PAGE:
A Military History of Modern Spain: From the Napoleonic Era to the International War on Terror
This volume traces the course of Spanish military history, primarily during the 20th century. Chapter 1 provides the foundation for the role of the Spanish Army at home (the War of Independence [Napoleonic War], the Carlist Wars, and pronunciamientos), abroad (Morocco, 1859-60), and as an instrument for Liberal reforms in Spain. Chapter 2 covers the period following the Spanish-American War as the Army redirected its focus to the Spanish Protectorate in northern Morocco. This chapter covers the Rif Rebellion (1921-27), the dictatorship of Miguel Primo de Rivera (1923-30) and concludes with the end of the monarchy and the establishment of the 2nd Republic in 1931. Chapters 3 and 4 present the two armies of the Spanish Civil War, as well as their relationship to the warring factions of Nationalists and Republicans. Chapter 5 looks at the Spanish Army during World War II on the Eastern Front (Russia), in its overseas colonies, as well as in Spain. De-colonialism is covered in chapter 6 as Spain, following the lead of the other European powers, began to shed itself of its African empire. Chapter 8 charts Spain's integration into the Western defense community in the 1950s, its membership in NATO, and its participation in peacekeeping and humanitarian missions in the Balkans and the Middle East. Chapter 9 focuses on Spain's struggle against terrorism, both the domestic Basques of ETA (Fatherland and Liberty) and the newer conflict against al-Qaeda and radical Islamic fundamentalism.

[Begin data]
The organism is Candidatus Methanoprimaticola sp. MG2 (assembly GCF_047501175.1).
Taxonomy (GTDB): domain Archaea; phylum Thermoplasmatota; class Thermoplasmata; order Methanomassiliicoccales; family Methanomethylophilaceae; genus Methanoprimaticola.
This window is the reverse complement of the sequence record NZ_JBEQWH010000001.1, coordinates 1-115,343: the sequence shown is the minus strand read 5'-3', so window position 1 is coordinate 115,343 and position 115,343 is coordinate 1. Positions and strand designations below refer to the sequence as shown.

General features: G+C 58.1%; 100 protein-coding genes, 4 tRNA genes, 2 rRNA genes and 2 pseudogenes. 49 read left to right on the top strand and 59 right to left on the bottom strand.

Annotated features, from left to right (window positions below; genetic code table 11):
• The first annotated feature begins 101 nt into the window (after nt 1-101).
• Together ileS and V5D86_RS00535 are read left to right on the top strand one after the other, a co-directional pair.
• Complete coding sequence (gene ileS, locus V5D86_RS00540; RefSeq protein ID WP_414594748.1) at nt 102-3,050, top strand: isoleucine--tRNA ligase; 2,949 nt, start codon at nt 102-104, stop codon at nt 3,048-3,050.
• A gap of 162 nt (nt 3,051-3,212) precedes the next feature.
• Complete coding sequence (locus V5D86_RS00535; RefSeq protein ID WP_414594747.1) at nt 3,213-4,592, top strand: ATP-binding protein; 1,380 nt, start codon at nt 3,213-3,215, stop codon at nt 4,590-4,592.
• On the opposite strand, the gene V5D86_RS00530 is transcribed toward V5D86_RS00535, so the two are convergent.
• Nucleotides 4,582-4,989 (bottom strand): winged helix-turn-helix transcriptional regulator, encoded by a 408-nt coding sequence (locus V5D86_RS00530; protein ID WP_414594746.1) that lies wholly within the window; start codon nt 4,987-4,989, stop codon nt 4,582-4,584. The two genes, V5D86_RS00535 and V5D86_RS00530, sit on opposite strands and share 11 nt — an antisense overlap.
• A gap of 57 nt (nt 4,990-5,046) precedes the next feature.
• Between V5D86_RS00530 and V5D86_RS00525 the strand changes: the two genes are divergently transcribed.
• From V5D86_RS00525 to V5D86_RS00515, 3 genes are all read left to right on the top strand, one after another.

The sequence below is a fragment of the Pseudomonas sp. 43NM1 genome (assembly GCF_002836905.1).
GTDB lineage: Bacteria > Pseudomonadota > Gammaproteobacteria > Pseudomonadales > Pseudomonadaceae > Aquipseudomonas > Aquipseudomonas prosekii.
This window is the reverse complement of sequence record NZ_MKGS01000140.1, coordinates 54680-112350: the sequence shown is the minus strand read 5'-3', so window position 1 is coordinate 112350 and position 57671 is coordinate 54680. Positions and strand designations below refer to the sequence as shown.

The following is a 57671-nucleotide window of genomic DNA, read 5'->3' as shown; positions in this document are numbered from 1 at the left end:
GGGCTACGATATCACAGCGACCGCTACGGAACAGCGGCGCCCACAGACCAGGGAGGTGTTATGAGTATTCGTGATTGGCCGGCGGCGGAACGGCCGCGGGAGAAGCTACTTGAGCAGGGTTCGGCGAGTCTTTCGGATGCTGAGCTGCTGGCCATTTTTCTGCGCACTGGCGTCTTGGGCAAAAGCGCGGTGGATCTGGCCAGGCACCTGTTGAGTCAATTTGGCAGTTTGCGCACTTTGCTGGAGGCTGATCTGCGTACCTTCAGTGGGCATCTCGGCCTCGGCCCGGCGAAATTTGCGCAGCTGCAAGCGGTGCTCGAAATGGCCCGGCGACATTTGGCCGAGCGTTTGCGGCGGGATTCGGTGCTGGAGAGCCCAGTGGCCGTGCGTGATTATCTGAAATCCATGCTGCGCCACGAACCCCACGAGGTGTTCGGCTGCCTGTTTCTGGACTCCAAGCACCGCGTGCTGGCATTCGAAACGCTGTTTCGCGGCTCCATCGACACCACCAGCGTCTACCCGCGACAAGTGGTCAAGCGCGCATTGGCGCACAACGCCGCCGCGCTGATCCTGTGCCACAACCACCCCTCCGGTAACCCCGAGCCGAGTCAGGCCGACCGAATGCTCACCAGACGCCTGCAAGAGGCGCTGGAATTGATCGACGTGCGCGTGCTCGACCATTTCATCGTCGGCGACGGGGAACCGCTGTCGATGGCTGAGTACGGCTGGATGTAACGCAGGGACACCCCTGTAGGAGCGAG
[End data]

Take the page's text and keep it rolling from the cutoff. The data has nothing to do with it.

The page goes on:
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This had the effect of creating a bloated and top-heavy officer corps that would plague Spain well into the twentieth century. In the international arena, the Spanish Army, under the leadership of the then Prime Minister, ...
What began to bring the war in Morocco to an end was when Abd-el-Krim made the fatal error of attacking the French zone as well, which gained the insurgent leader a powerful new enemy and a broader front. This overly ambitious move ...
The British and French received more support from Spain's business leaders, middle classes, and republicans, identified as these three groups were through commercial and political ties to the Entente. As the war continued, ...
The conspirators, led by General Emilio Mola, stationed in Pamplona at the time, were opposed to the military reforms which had been instituted by the leadership of the Second Republic since 1931. What the rebel generals expected would ...
As the only institution with the means to overthrow Franco, the army was at once all-powerful and vulnerable to manipulation. Although he had significant flaws as a leader, Franco was a master at ensuring his own endurance, ...
Nội dung mọi người đang nói đến - Viết bài đánh giá
The Spanish Army 18981931 Jose E Alvarez
Unarmed Neutrality Javier Ponce
Francos Nationalist Army George Esenwein
5 The Popular Army of the Spanish Republic 193639 Michael Alpert
6 The Spanish Military During World War II Wayne H Bowen
7 Decolonization and the Spanish Army 194076 Shannon E Fleming
From Isolation to Integration 19452006 Kenneth W Estes and Jose M Serrano
The Spanish Experience 19392006 Jose A Olmeda
About the Contributors